Although Kermeta is an interpreted language, a significant amount of time is required to load Kermeta Units into memory before running a Kermeta program. Once the Kermeta Units are loaded into memory, Kermeta inspects the changes made when a file is saved and updates the Kermeta Units. This speeds up the loading of Kermeta Units for subsequent execution. However, if the source files are modified from outside Eclipse (e.g. by using a source version control such as Tortoise SVN), you will need to use the "Remove Kermeta Units from Memory" button to explicitly reload all units into memory.
Also, the load process and the execution become slower and slower as more Kermeta Units get loaded into memory. Running "TDD All" or "Integration Tests" loads all Kermeta Units into memory. Thus, removing Kermeta Units from memory before working on a smaller transformation will reduce the load/execution time. When the TDD methodology is used, unit tests are launched very often. Executing a test suite more than 30 times in 60 minutes is not an exception. Thus, reducing the load/execution time is a critical issue. So far, it takes more or less 5 seconds to load/execute the unit test suite of one specific transformation, which is acceptable. The only exception is "TDD AoUrnToIw" which takes less than 10 seconds. Speeding up the "TDD AoUrnToIw" test suite would definitely be an improvement. Moreover, loading/executing "TDD All" and "Integration" takes less than 2 minutes which is not problematic since these tests are executed far less often. Note that execution time is reported in the test results, but this time does not take the loading time into account. If you are experiencing poor performance on your machine, ensure that the heap size of Eclipse was increased as explained in the Setting Up the AoUrnToRam Development Environment section.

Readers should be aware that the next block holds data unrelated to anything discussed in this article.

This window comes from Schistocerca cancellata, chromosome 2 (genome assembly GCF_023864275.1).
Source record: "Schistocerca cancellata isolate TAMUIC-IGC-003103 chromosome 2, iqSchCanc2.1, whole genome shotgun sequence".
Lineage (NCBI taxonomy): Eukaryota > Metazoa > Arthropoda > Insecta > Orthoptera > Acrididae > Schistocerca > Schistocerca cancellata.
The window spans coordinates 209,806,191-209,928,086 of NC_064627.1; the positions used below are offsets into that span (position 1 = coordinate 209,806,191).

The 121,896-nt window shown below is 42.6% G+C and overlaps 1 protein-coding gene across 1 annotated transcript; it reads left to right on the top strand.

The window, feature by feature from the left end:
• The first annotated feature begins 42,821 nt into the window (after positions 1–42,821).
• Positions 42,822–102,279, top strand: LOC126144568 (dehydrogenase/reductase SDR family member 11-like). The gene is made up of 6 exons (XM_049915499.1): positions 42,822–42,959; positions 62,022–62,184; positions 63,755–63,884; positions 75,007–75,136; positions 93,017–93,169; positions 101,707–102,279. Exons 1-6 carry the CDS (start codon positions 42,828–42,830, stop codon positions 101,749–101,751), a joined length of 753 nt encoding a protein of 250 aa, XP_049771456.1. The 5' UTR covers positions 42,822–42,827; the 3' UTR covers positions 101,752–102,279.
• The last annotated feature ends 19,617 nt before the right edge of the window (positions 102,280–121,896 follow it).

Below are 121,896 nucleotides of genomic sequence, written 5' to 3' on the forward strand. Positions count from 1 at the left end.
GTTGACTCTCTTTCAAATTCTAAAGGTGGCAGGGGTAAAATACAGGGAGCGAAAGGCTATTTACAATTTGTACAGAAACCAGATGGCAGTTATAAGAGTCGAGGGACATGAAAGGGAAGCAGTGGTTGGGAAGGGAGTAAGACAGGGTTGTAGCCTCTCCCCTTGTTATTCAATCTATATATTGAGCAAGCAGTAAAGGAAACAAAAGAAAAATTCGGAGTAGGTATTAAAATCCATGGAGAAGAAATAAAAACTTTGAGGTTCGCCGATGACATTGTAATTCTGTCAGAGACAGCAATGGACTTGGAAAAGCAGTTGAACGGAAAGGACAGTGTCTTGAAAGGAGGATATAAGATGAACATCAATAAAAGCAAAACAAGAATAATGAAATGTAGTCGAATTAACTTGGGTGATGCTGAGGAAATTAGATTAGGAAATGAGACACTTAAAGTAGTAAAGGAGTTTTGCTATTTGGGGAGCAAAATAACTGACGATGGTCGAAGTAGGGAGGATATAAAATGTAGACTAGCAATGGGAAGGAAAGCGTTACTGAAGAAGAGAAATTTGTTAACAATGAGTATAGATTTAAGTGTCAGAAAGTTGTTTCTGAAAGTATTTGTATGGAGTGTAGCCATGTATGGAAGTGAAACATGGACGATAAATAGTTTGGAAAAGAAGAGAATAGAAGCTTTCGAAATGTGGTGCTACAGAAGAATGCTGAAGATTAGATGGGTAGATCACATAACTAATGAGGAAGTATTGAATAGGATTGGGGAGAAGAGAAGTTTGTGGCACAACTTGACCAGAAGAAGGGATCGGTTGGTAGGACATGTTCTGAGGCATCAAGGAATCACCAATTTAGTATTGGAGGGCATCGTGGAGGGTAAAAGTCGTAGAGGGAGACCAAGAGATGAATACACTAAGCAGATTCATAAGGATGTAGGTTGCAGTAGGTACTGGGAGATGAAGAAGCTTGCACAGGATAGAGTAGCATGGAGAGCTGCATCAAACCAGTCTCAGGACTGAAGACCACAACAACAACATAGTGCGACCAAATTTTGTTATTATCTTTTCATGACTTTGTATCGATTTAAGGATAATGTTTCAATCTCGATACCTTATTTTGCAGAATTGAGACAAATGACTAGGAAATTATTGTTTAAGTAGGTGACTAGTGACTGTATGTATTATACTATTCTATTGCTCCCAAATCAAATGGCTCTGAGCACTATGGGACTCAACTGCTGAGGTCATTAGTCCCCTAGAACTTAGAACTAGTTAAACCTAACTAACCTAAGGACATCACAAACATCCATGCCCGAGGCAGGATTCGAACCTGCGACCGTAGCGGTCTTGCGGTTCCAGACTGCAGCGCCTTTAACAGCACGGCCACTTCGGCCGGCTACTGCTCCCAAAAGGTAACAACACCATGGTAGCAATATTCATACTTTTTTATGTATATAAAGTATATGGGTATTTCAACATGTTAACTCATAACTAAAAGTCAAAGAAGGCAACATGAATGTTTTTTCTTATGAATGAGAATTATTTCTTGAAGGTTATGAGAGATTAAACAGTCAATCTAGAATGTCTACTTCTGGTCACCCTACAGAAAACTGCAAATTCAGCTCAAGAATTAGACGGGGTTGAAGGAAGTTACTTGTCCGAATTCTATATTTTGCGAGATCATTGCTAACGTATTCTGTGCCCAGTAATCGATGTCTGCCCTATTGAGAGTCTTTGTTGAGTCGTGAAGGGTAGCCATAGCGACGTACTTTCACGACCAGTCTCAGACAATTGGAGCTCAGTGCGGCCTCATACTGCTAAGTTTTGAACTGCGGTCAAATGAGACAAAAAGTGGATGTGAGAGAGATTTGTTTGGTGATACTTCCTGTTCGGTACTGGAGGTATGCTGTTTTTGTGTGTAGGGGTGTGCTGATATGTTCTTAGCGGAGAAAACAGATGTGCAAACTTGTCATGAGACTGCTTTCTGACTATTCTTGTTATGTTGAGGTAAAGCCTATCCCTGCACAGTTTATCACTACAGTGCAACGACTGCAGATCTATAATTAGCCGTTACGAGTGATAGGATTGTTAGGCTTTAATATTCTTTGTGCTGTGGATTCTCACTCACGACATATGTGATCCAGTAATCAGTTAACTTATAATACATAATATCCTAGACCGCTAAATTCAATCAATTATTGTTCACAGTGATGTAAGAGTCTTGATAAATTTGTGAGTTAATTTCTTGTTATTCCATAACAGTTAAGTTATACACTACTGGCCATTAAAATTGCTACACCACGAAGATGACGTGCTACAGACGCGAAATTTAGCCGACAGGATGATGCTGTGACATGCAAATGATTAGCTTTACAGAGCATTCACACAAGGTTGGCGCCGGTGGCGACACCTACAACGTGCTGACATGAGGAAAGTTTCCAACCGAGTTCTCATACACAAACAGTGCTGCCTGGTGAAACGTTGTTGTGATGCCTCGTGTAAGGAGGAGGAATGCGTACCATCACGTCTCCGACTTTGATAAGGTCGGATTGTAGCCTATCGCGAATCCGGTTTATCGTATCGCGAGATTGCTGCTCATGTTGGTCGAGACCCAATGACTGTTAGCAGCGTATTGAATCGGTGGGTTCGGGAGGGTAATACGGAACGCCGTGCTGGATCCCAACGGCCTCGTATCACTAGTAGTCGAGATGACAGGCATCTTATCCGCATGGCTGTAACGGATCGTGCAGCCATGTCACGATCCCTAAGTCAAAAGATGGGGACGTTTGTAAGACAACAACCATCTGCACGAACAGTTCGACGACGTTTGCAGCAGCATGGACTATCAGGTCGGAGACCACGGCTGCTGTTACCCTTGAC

The "Check this file" button is used to check for problems (similar to compilation-time errors) in a specific file. This process is time consuming and only reports problems found in the current file. If a file depends on many files, each dependency must be opened and checked one by one. By far, the most efficient way to check for errors in a transformation is to launch the corresponding test suite. If the transformation contains problems, Kermeta will report the first error in a message box. The most efficient way to read this error message is to copy the message from the message box to your favorite text editor. Do not expect a file name and a line number to localize the problem. You will have to rely on the error message to guess the location of the problem and then use the "Check this file" button to confirm that the error was really where you guessed. This process can be extremely painful. However, Kermeta is able to identify most problems when you save a file; thus, preventing from going through the painful process described above.
Moreover, Kermeta has a debugger. However, it has so many problems that it is better to avoid using it. Fortunately, having to rely on the debugger is far less frequent when TDD is used.
Also, Kermeta Intellisense is simply not usable. The best way to search for the operations available for a type is to use the outline. Clicking on "Show Imported Types" will display all imported packages including the Kermeta packages. Also, when an operation is selected in the outline, the corresponding documentation is presented in the KermataDoc.
Finally, as shown in Figure , classes with woven aspect in the current context are identified with a half red half blue icons. This is very useful to ensure that the aspects were woven as expected.